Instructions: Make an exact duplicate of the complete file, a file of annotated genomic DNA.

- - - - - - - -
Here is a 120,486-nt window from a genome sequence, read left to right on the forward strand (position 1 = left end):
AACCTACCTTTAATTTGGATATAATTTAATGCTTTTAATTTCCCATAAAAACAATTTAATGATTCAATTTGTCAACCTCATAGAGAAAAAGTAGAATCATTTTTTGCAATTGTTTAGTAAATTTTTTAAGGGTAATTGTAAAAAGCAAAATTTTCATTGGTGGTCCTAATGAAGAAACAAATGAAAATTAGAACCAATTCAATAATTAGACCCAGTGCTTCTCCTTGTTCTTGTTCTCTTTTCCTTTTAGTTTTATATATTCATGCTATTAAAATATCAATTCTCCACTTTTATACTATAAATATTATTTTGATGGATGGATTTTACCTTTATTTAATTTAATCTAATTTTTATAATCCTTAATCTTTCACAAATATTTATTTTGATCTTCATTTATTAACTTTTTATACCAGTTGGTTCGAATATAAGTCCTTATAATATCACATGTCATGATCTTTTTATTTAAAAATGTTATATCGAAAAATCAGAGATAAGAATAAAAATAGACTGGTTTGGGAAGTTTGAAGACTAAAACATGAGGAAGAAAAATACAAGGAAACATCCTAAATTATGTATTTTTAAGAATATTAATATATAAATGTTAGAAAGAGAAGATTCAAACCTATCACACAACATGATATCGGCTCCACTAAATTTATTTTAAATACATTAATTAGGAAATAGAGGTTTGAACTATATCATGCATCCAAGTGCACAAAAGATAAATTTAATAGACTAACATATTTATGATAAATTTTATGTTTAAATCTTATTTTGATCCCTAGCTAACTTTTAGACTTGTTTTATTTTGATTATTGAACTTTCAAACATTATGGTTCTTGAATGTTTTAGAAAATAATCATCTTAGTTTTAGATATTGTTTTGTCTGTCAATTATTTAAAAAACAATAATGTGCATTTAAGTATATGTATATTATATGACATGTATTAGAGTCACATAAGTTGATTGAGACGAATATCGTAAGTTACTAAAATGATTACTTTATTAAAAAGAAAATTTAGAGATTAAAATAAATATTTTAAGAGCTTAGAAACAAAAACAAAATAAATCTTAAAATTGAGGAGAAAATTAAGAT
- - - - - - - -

Here is a 120,486-nt window from a genome sequence, read left to right on the forward strand (position 1 = left end):
AACCTACCTTTAATTTGGATATAATTTAATGCTTTTAATTTCCCATAAAAACAATTTAATGATTCAATTTGTCAACCTCATAGAGAAAAAGTAGAATCATTTTTTGCAATTGTTTAGTAAATTTTTTAAGGGTAATTGTAAAAAGCAAAATTTTCATTGGTGGTCCTAATGAAGAAACAAATGAAAATTAGAACCAATTCAATAATTAGACCCAGTGCTTCTCCTTGTTCTTGTTCTCTTTTCCTTTTAGTTTTATATATTCATGCTATTAAAATATCAATTCTCCACTTTTATACTATAAATATTATTTTGATGGATGGATTTTACCTTTATTTAATTTAATCTAATTTTTATAATCCTTAATCTTTCACAAATATTTATTTTGATCTTCATTTATTAACTTTTTATACCAGTTGGTTCGAATATAAGTCCTTATAATATCACATGTCATGATCTTTTTATTTAAAAATGTTATATCGAAAAATCAGAGATAAGAATAAAAATAGACTGGTTTGGGAAGTTTGAAGACTAAAACATGAGGAAGAAAAATACAAGGAAACATCCTAAATTATGTATTTTTAAGAATATTAATATATAAATGTTAGAAAGAGAAGATTCAAACCTATCACACAACATGATATCGGCTCCACTAAATTTATTTTAAATACATTAATTAGGAAATAGAGGTTTGAACTATATCATGCATCCAAGTGCACAAAAGATAAATTTAATAGACTAACATATTTATGATAAATTTTATGTTTAAATCTTATTTTGATCCCTAGCTAACTTTTAGACTTGTTTTATTTTGATTATTGAACTTTCAAACATTATGGTTCTTGAATGTTTTAGAAAATAATCATCTTAGTTTTAGATATTGTTTTGTCTGTCAATTATTTAAAAAACAATAATGTGCATTTAAGTATATGTATATTATATGACATGTATTAGAGTCACATAAGTTGATTGAGACGAATATCGTAAGTTACTAAAATGATTACTTTATTAAAAAGAAAATTTAGAGATTAAAATAAATATTTTAAGAGCTTAGAAACAAAAACAAAATAAATCTTAAAATTGAGGAGAAAATTAAGAT